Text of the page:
The U.S. Supreme Court agreed to consider a 2022 Fifth Circuit decision that held the CFPB’s funding structure is unconstitutional in violation of the appropriations clause. The CFPB receives funding through the Federal Reserve, providing insulation from congressional oversight through the traditional appropriations process. The Fifth Circuit ruled this congressional decision to cede appropriations power violates the Constitution’s separation of powers, which is the foundational issue the Court will consider. Oral arguments are expected this fall as part of the October 2023 term, with a decision in the first half of 2024.

Why it matters: While SCOTUS is unlikely to invalidate the CFPB’s existence, there is a good chance the Court’s conservative majority will hold the agency’s funding structure to be unconstitutional, which would eliminate its financial resources and make it subject to congressional appropriations from a skeptical Republican House. Such a ruling could also expose CFPB rulemaking and enforcement actions to legal challenges grounded in the unconstitutional funding structure under which the agency was operating. This decision will be particularly relevant for the nonbanks and fintechs, as the CFPB has taken the lead in regulating these companies at the federal level. Until SCOTUS decides the fate of CFPB funding, expect more challenges and delays in enforcement actions as courts may be reluctant to move forward without clarity. 

Republicans’ financial data privacy bill clears committee but faces headwinds

The House Financial Services Committee approved Chairman McHenry’s Data Privacy Act legislation along party lines, but its prospects for floor consideration are rocky given Republicans’ slim majority in the chamber. Democrats attempted to remove preemption of state and local privacy laws from the bill and add provisions that would create a private right of action and require express written consent from consumers for certain data collection and sharing arrangements, though these efforts were voted down.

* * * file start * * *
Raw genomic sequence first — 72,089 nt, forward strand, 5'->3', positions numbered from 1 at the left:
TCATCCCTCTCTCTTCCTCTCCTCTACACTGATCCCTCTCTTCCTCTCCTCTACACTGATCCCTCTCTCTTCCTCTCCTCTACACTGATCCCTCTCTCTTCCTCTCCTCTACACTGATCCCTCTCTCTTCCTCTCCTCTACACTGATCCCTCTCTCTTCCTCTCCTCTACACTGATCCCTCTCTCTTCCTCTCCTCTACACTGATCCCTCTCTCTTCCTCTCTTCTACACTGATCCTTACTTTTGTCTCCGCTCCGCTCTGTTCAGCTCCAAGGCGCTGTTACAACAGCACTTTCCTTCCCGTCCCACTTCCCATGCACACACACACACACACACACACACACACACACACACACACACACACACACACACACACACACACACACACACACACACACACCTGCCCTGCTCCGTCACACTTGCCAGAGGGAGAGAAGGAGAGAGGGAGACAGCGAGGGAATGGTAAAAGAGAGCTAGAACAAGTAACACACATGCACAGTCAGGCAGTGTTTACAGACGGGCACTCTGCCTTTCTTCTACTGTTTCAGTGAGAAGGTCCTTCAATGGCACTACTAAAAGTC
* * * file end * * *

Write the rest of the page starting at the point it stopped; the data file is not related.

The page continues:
Why it matters:  Data privacy legislation will need to resolve differences around state preemption and enforcement before it has a path forward, and that will take time. Key states such as California have strict laws in place, and more states are considering privacy bills. The longer Congress waits to finalize legislation, the more difficult the patchwork of state regulation will be to navigate. McHenry has been careful not to infringe on the bipartisan efforts in the House Energy and Commerce Committee that reignited this week, which are broader in scope and build off efforts from last Congress.

Congress supports rollback of DOL’s ESG rule, setting up first Biden veto